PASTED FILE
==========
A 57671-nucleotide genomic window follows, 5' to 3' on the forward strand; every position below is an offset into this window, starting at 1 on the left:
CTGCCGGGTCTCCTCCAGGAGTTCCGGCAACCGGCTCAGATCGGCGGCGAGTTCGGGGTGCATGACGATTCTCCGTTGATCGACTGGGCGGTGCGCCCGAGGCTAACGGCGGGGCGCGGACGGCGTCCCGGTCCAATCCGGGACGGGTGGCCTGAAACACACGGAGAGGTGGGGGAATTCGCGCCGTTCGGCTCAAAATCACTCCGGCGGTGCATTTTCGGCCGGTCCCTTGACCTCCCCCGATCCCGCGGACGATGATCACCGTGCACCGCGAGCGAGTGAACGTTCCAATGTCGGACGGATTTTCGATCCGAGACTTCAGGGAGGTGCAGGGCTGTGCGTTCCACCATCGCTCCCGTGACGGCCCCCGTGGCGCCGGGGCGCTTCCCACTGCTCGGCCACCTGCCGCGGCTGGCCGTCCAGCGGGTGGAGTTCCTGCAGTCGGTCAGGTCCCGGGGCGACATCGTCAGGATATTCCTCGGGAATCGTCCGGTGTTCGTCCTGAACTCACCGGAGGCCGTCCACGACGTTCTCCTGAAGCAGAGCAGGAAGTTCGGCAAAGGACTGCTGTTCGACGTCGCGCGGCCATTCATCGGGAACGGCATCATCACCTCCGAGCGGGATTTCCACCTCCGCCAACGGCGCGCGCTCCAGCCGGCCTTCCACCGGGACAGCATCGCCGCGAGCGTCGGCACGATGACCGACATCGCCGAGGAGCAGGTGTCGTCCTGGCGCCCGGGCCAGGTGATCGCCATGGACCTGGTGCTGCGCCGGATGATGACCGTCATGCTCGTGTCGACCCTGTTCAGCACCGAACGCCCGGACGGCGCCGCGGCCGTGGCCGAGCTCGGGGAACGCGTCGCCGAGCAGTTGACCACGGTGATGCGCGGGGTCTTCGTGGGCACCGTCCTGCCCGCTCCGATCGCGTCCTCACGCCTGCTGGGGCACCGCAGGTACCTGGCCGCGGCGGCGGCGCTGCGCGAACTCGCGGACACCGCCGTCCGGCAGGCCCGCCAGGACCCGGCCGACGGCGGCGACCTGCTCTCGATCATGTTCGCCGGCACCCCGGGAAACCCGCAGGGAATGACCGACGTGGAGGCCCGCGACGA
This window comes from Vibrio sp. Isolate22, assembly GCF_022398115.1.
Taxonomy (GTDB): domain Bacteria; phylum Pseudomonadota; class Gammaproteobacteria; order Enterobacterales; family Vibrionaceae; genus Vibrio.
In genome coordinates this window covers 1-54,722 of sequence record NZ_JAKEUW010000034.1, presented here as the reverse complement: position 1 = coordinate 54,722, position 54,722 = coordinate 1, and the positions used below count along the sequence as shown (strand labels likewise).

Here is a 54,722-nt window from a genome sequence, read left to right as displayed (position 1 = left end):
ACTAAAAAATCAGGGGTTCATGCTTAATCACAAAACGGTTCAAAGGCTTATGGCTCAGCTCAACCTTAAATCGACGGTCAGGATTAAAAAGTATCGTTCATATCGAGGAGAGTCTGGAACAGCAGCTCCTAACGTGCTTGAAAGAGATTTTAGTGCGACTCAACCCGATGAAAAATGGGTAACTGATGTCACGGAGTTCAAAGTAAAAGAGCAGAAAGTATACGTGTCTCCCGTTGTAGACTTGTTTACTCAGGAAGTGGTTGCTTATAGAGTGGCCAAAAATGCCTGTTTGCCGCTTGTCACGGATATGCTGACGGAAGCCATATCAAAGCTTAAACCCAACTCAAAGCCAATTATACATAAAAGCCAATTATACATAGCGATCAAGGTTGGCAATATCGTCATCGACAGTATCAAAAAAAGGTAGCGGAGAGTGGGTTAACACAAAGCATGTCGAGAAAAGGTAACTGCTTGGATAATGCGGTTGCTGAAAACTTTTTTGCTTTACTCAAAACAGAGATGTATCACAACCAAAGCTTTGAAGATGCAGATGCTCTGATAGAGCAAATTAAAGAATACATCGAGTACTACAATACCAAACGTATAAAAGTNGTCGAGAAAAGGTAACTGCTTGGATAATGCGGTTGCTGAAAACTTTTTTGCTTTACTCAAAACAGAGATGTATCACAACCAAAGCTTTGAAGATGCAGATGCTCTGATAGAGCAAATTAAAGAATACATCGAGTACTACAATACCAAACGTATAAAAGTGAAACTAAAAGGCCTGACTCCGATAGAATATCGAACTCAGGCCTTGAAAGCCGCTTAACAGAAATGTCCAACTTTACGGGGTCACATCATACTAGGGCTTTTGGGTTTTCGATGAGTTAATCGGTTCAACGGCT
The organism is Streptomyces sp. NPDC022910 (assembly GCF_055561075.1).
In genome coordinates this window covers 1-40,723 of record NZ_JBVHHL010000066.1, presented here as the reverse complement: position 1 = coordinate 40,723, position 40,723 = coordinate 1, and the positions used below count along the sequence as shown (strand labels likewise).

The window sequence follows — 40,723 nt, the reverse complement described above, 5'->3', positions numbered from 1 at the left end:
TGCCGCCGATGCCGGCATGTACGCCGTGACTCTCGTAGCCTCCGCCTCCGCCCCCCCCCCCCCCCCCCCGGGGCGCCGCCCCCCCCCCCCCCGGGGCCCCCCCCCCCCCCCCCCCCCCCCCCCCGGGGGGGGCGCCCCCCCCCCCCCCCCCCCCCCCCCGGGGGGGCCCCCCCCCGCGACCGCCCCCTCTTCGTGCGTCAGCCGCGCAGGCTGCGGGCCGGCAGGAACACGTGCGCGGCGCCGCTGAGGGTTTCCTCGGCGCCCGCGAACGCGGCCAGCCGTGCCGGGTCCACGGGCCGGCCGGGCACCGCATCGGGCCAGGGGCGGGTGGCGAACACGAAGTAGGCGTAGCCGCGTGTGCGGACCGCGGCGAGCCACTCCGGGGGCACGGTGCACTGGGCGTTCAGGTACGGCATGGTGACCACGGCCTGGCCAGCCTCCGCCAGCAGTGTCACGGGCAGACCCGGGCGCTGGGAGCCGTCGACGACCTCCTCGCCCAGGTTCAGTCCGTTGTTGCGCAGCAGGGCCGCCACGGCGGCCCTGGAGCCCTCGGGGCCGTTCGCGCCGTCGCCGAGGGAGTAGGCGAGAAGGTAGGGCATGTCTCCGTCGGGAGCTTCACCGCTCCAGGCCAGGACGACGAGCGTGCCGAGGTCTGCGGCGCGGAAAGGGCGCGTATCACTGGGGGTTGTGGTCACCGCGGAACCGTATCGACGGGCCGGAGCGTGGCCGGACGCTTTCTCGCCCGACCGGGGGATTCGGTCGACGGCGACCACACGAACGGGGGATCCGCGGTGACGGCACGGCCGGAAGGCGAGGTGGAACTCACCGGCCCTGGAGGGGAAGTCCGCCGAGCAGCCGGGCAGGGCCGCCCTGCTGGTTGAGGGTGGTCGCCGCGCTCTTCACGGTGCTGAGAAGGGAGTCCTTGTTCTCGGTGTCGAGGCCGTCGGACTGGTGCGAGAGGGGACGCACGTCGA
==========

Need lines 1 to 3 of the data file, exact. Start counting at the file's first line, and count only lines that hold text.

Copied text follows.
A 57671-nucleotide genomic window follows, 5' to 3' on the forward strand; every position below is an offset into this window, starting at 1 on the left:
CTGCCGGGTCTCCTCCAGGAGTTCCGGCAACCGGCTCAGATCGGCGGCGAGTTCGGGGTGCATGACGATTCTCCGTTGATCGACTGGGCGGTGCGCCCGAGGCTAACGGCGGGGCGCGGACGGCGTCCCGGTCCAATCCGGGACGGGTGGCCTGAAACACACGGAGAGGTGGGGGAATTCGCGCCGTTCGGCTCAAAATCACTCCGGCGGTGCATTTTCGGCCGGTCCCTTGACCTCCCCCGATCCCGCGGACGATGATCACCGTGCACCGCGAGCGAGTGAACGTTCCAATGTCGGACGGATTTTCGATCCGAGACTTCAGGGAGGTGCAGGGCTGTGCGTTCCACCATCGCTCCCGTGACGGCCCCCGTGGCGCCGGGGCGCTTCCCACTGCTCGGCCACCTGCCGCGGCTGGCCGTCCAGCGGGTGGAGTTCCTGCAGTCGGTCAGGTCCCGGGGCGACATCGTCAGGATATTCCTCGGGAATCGTCCGGTGTTCGTCCTGAACTCACCGGAGGCCGTCCACGACGTTCTCCTGAAGCAGAGCAGGAAGTTCGGCAAAGGACTGCTGTTCGACGTCGCGCGGCCATTCATCGGGAACGGCATCATCACCTCCGAGCGGGATTTCCACCTCCGCCAACGGCGCGCGCTCCAGCCGGCCTTCCACCGGGACAGCATCGCCGCGAGCGTCGGCACGATGACCGACATCGCCGAGGAGCAGGTGTCGTCCTGGCGCCCGGGCCAGGTGATCGCCATGGACCTGGTGCTGCGCCGGATGATGACCGTCATGCTCGTGTCGACCCTGTTCAGCACCGAACGCCCGGACGGCGCCGCGGCCGTGGCCGAGCTCGGGGAACGCGTCGCCGAGCAGTTGACCACGGTGATGCGCGGGGTCTTCGTGGGCACCGTCCTGCCCGCTCCGATCGCGTCCTCACGCCTGCTGGGGCACCGCAGGTACCTGGCCGCGGCGGCGGCGCTGCGCGAACTCGCGGACACCGCCGTCCGGCAGGCCCGCCAGGACCCGGCCGACGGCGGCGACCTGCTCTCGATCATGTTCGCCGGCACCCCGGGAAACCCGCAGGGAATGACCGACGTGGAGGCCCGCGACGA
This window comes from Vibrio sp. Isolate22, assembly GCF_022398115.1.